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Dappered Cologne Hate

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    Dappered Cologne Hate

    After reading the latest post on summer style mistakes, I feel like I need to defend wearing cologne in summertime.

    Maybe Dappered isn't a fan of fragrance, but you can easily wear fragrance without overbearing people.

    Really, summer fragrances are of the least offensive and more often garner compliments since they're usually inoffensive. Citruses and 'clean' fragrances are usually popular choices in summertime. I don't see how wearing something from the Creed line (Erolfa, MI) or Tom Ford (Neroli Portofino) or maybe a cheaper Atelier Cologne. I've had people not enjoy some skanky, strong fragrances that I wear in the freezing temps, but never once has anybody been overwhelmed by a summer fragrance. If anything, performance is the issue.

    If you're still worried, you can look to where you apply fragrance. Maybe don't put it on your neckline, which is close to peoples nose. There are options.

    #2
    if you wanted to be a big stinky cologne covered dude in the privacy of your own home, i think that's ultimately your business.

    but when you bring it outside to public places, it's never not overbearing. It's commonly thought of as overwhelming, and even rude. No one you meet on a daily basis. wants to walk into a cloud of 'you'.

    Comment


      #3
      Originally posted by evanparker View Post
      but when you bring it outside to public places, it's never not overbearing.
      Reasonable minds can disagree. As @op said, it might be a performance issue.

      Comment


        #4
        I don't really get the hate either. I use a little cologne nearly every day. I don't find it any more noticeable than when I run out of my relatively odorless soap or shampoo and have to use my wife's stuff in the shower. Like dressing well, I'm doing it for me. I'm not trying to cover up anything or broadcast to the world that I'm wearing something. Obviously you don't want to overdo it.

        Those high school bros who bathed in drakkar noir have unjustly given cologne wearers a bad name.

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          #5
          Completely agree with OP. As with other aspects in style, there are best practices (that you break at your own risk - but you do you). I'd say hitting the wrong pulse-points or laying it on like a teen with his first bottle of axe is more akin to very loud or pompous dress. Understated is good.

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            #6
            Too much cologne, a cheap cologne, etc. all go to ruin someone else's day because the wearer felt the need to impose their scent of choice on others. This is particularly important in places like NYC, where you are in a variety of situations during the day where you're in relatively tight and enclosed quarters with other people (e.g., subway cars and elevators) where the effect of cologne is increased due to the small space, high heat/humidity of summer and high bodies/space ratio. I don't have any allergies or over-sensitivities, but I've had my eyes water when someone is wearing too much cologne. Further, there are plenty of people in the world that are sensitive to strong smells like colognes (and even more scented soaps). To those people, even if you're "doing it right", you're still offensive and will ruin their day.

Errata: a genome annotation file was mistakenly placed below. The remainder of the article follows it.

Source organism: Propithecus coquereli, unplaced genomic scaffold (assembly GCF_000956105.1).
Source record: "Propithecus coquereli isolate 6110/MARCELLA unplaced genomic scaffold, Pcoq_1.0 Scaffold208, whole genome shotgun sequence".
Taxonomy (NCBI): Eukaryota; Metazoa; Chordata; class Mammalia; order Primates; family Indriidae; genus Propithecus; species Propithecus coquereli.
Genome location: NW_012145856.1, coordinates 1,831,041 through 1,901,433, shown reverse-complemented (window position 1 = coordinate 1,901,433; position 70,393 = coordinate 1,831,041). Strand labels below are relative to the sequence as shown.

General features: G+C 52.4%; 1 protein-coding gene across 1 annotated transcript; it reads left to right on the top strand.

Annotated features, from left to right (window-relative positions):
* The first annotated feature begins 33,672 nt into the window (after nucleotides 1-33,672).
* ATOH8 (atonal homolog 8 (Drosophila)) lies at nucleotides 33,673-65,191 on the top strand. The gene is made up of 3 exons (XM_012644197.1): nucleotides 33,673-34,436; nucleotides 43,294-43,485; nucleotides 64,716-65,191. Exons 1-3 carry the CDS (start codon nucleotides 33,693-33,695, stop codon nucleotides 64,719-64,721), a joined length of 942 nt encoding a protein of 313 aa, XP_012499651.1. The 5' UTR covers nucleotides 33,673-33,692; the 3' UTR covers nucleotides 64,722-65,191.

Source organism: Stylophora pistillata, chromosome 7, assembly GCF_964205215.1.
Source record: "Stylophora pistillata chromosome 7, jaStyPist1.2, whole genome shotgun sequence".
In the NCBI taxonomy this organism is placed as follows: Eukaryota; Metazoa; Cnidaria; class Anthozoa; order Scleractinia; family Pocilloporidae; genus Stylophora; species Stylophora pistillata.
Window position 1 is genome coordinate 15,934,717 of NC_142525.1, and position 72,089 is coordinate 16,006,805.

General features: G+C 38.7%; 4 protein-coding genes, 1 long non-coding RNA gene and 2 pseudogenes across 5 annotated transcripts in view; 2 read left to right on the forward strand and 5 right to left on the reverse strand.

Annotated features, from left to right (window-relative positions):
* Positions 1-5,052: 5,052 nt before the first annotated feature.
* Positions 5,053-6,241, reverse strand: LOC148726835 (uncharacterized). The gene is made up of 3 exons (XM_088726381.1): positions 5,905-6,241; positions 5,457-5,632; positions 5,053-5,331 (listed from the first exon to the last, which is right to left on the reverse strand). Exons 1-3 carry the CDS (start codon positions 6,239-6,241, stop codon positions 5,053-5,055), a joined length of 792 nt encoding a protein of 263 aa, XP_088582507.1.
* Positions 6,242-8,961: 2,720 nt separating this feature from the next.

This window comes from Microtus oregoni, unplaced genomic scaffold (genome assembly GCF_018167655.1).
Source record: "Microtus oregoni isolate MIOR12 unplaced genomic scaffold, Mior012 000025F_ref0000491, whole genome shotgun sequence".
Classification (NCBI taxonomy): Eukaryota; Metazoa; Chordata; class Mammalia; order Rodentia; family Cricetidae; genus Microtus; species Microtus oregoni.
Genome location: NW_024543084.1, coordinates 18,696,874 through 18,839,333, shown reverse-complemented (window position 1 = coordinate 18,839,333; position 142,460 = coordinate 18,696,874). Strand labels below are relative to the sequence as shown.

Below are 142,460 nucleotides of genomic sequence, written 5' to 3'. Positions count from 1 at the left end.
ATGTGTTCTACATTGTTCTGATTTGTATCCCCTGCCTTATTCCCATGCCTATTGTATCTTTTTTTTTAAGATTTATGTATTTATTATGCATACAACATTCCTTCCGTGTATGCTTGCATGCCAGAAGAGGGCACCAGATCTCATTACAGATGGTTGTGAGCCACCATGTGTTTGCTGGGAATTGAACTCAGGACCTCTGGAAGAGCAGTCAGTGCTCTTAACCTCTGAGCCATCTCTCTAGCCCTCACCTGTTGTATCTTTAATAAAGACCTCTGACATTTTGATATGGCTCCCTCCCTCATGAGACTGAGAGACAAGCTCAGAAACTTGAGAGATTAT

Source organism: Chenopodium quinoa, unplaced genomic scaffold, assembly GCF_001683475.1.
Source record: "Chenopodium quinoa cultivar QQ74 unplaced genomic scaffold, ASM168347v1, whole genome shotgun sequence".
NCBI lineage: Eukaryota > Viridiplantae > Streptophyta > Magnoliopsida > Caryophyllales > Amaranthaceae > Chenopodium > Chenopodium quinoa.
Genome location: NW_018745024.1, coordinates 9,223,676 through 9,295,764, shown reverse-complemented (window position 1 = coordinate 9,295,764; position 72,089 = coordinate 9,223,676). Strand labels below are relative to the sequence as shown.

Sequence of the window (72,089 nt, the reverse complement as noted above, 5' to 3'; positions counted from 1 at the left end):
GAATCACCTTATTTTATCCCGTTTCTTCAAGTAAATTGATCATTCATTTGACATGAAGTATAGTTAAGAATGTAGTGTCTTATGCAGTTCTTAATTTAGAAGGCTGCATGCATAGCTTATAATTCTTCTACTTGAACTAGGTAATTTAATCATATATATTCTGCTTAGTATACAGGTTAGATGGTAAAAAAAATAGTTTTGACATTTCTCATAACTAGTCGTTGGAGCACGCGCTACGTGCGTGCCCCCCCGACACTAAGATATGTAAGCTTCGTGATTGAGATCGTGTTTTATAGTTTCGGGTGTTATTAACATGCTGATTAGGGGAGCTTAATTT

With all those things weighing against it, to me, it's frankly just easier and less of a hassle to err on the side of soap and deodorants and calling it a day. I still smell clean/fresh, but no one respecting my personal space will ever smell me or the scents on my body. I do own a few colognes, but never wear them to work and rarely even during daylight hours; mostly they're reserved for cooler weather date nights, formal events and such, and even then I don't typically break them out.

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              #7
              Originally posted by hornsup84 View Post
              Too much cologne, a cheap cologne, etc. all go to ruin someone else's day because the wearer felt the need to impose their scent of choice on others. This is particularly important in places like NYC, where you are in a variety of situations during the day where you're in relatively tight and enclosed quarters with other people (e.g., subway cars and elevators) where the effect of cologne is increased due to the small space, high heat/humidity of summer and high bodies/space ratio. I don't have any allergies or over-sensitivities, but I've had my eyes water when someone is wearing too much cologne. Further, there are plenty of people in the world that are sensitive to strong smells like colognes (and even more scented soaps). To those people, even if you're "doing it right", you're still offensive and will ruin their day.

              With all those things weighing against it, to me, it's frankly just easier and less of a hassle to err on the side of soap and deodorants and calling it a day. I still smell clean/fresh, but no one respecting my personal space will ever smell me or the scents on my body. I do own a few colognes, but never wear them to work and rarely even during daylight hours; mostly they're reserved for cooler weather date nights, formal events and such, and even then I don't typically break them out.